A couple of statistics about Linux kernel documentation

There is a whole lot of files in the Documentation directory of the Linux kernel source. Is it possible for a single person to read the whole documentation ? Let's have a look at what's inside it.

$ pwd
/home/florent/src/linux/linux-4.10/Documentation

$ find . -type f | wc -l
5118

There are 5118 files in the Documentation directory

$ wc  $(find . -type f) | tail -1
  661911  3175886 24210712 total

These files account for roughly 3.200.000 words spread among 660.000 lines. With a typical novel's size of 70.000 words, the Linux documentation is equivalent to roughly 46 such novels. So the answer is yes, it is possible to read the whole Linux documentation (though it may take some time).

$ find . -type f | awk -F. {'print $3'} | sort | uniq -c | sort -n | tail -5
     24 tmpl
     30 svg
     650 rst
     703
     3565 txt

Just to have an idea of the most common files' extensions. Mostly .txt files, plus some extensionless and .rst files.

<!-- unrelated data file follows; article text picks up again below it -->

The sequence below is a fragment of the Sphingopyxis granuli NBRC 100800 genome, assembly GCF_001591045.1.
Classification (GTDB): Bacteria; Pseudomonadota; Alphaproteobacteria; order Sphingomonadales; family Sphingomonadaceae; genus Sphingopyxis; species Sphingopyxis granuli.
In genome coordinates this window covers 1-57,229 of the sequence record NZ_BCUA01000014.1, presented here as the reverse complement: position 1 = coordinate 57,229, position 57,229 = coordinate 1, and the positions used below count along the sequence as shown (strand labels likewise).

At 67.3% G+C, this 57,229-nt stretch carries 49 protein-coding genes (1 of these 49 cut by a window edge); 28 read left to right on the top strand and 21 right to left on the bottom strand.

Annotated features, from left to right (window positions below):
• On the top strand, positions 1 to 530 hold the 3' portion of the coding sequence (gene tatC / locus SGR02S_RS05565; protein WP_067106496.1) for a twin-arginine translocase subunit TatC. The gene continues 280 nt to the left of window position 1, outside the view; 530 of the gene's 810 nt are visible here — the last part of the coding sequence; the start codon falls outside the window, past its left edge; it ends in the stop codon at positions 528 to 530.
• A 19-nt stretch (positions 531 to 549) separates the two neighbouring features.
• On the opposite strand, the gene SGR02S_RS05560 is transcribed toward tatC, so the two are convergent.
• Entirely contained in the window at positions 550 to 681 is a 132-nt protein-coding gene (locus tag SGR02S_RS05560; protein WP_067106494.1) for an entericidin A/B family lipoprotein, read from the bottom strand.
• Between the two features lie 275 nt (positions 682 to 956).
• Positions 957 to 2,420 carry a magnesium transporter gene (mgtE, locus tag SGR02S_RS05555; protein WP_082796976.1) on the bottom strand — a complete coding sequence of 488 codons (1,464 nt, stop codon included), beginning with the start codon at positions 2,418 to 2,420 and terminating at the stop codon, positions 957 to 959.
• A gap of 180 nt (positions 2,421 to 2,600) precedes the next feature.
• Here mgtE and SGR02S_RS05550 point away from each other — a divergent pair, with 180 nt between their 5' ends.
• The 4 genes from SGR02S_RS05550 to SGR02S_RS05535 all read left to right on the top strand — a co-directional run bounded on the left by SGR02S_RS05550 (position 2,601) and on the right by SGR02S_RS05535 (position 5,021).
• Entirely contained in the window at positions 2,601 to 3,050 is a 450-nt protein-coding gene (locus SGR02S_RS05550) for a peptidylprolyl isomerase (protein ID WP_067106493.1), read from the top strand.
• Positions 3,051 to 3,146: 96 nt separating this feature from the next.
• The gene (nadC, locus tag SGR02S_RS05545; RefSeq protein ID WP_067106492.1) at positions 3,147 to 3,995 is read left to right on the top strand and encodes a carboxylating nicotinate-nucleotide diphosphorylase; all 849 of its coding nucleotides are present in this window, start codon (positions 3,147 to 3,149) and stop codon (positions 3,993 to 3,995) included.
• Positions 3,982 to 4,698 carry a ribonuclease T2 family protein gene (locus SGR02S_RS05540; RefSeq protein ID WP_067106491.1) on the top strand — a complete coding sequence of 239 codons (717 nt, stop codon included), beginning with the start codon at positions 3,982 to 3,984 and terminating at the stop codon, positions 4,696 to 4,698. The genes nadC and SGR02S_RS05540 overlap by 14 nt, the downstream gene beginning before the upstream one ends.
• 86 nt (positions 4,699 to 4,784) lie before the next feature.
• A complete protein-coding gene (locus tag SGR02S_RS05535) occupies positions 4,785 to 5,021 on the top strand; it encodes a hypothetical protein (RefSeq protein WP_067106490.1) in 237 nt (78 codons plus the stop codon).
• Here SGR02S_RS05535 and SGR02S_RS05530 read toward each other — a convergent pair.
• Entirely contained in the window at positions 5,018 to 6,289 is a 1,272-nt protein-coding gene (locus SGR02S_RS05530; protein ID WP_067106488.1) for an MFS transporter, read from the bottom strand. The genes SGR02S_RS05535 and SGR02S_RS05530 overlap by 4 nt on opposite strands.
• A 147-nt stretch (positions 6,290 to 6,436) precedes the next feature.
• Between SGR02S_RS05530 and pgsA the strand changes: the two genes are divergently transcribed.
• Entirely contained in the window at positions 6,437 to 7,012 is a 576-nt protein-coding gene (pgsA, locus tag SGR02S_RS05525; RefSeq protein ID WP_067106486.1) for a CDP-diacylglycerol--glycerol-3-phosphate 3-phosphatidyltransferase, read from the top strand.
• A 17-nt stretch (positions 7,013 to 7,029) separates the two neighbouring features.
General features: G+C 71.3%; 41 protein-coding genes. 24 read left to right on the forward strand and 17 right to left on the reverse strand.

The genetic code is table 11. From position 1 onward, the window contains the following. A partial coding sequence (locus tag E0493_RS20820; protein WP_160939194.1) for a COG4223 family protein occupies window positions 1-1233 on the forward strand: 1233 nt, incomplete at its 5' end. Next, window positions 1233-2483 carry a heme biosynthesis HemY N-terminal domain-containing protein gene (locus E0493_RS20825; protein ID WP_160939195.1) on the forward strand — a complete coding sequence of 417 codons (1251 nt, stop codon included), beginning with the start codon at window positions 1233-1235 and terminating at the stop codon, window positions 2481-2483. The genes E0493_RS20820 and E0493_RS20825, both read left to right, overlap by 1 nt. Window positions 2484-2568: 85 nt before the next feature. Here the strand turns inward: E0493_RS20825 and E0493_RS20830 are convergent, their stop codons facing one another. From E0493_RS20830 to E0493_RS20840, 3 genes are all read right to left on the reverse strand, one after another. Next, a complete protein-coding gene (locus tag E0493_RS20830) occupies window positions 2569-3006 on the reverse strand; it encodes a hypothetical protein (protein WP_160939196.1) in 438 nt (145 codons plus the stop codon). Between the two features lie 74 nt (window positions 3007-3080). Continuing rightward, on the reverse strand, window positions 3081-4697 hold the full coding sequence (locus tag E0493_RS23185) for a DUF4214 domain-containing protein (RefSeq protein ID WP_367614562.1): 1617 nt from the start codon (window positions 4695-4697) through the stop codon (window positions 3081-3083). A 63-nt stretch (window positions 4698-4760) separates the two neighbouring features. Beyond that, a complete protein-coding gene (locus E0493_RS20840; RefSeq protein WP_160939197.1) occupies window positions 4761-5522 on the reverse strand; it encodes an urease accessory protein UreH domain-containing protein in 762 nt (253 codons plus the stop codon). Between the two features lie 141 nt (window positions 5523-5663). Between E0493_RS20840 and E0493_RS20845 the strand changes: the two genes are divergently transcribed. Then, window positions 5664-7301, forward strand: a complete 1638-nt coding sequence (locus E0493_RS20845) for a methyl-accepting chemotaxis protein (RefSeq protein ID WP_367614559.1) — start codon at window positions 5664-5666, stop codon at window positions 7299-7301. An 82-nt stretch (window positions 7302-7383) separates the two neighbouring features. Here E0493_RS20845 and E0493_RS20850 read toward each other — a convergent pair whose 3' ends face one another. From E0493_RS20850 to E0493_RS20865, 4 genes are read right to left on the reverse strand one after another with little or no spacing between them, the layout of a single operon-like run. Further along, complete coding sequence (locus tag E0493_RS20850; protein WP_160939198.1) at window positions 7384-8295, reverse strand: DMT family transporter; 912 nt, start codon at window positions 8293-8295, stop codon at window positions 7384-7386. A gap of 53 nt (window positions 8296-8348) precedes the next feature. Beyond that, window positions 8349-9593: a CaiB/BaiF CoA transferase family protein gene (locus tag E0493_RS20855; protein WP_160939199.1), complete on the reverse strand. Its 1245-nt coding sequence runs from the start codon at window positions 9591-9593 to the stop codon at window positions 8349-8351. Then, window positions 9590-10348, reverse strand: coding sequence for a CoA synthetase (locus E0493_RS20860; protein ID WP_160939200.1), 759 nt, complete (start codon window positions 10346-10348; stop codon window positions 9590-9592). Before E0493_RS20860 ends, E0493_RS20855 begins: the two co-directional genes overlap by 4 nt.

Let's consider the 3 main topics as documented in the index.rst file:

$ wc admin-guide/* | tail -1
 14131  73455 517546 total

73.000 words (1 novel) for the 'User-oriented documentation'.

$ wc process/* dev-tools/* doc-guide/* | tail -1
 11899  72020 487333 total

72.000 words (1 novel) for the 'Introduction to kernel development'.

$ wc $(find driver-api/ core-api/ media/ gpu/ security/ sound/ crypto/ -type f) | tail -1
 132770  516405 4740930 total

520.000 word (Roughly equilvalent to reading 'The Lord of the Rings') for the 'Kernel API documentation'.

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